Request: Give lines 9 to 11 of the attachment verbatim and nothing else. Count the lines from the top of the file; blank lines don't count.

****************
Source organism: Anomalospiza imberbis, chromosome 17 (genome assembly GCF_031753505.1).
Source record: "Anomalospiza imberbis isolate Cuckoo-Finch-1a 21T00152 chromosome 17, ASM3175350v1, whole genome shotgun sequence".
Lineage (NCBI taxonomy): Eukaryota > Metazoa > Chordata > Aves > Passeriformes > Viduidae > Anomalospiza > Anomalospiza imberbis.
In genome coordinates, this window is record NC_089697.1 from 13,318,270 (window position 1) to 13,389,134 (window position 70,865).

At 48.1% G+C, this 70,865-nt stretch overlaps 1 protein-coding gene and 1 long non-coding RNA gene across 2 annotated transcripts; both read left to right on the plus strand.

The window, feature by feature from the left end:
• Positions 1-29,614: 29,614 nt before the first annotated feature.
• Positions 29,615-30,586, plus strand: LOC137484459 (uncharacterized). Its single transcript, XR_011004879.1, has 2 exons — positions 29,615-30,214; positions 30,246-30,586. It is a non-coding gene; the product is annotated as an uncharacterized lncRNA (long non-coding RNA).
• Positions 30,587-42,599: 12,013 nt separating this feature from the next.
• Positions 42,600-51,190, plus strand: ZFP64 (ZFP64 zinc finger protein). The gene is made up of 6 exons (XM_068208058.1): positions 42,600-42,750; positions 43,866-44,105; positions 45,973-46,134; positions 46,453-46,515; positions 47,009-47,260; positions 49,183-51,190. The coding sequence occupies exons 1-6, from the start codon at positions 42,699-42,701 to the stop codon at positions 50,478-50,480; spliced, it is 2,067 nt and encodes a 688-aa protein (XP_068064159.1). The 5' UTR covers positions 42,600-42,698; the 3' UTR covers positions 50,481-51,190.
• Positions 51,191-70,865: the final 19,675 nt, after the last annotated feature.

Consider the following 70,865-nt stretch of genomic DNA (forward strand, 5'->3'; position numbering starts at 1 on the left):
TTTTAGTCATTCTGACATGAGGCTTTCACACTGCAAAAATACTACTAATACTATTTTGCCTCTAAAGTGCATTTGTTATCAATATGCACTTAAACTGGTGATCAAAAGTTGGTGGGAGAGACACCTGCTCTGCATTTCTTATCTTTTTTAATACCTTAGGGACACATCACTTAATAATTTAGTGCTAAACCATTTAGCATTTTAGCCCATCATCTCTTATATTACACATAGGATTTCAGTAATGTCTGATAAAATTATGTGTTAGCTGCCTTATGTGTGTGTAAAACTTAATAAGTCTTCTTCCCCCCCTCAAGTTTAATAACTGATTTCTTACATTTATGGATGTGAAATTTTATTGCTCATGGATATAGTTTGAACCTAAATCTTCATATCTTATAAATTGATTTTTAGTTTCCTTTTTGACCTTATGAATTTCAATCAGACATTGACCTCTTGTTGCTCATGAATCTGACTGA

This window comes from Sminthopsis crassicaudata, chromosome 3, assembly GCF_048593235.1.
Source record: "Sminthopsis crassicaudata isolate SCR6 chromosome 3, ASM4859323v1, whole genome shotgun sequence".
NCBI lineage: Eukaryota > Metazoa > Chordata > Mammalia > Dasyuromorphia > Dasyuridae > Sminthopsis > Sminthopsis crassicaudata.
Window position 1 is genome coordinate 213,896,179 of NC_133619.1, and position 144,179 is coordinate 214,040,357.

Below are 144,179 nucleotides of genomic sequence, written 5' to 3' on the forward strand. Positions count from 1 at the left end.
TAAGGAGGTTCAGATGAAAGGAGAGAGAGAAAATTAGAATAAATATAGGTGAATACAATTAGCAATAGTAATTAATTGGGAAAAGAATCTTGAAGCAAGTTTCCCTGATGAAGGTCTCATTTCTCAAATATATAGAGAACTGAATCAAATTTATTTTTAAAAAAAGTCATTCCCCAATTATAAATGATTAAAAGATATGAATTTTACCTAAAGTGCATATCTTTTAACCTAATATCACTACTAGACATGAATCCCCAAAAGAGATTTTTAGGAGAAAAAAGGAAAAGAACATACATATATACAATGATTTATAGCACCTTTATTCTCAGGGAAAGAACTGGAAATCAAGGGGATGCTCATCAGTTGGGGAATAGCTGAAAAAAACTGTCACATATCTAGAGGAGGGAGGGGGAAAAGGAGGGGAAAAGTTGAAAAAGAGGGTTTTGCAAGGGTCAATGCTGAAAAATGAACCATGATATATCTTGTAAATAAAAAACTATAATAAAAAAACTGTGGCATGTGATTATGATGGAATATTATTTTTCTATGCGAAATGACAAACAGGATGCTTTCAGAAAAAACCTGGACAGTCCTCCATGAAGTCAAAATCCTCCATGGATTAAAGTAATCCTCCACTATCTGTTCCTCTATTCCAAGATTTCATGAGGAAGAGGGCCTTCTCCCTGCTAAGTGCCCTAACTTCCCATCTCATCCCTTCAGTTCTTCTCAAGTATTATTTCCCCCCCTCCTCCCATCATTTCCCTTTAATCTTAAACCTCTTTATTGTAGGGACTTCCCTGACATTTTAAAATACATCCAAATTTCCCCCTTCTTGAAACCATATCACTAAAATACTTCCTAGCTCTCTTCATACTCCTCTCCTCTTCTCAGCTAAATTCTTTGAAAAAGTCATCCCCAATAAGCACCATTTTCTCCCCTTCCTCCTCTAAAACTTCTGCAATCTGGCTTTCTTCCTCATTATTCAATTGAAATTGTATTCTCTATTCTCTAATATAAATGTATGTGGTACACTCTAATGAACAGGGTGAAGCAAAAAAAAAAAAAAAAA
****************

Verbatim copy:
• Positions 30,587-42,599: 12,013 nt separating this feature from the next.
• Positions 42,600-51,190, plus strand: ZFP64 (ZFP64 zinc finger protein). The gene is made up of 6 exons (XM_068208058.1): positions 42,600-42,750; positions 43,866-44,105; positions 45,973-46,134; positions 46,453-46,515; positions 47,009-47,260; positions 49,183-51,190. The coding sequence occupies exons 1-6, from the start codon at positions 42,699-42,701 to the stop codon at positions 50,478-50,480; spliced, it is 2,067 nt and encodes a 688-aa protein (XP_068064159.1). The 5' UTR covers positions 42,600-42,698; the 3' UTR covers positions 50,481-51,190.
• Positions 51,191-70,865: the final 19,675 nt, after the last annotated feature.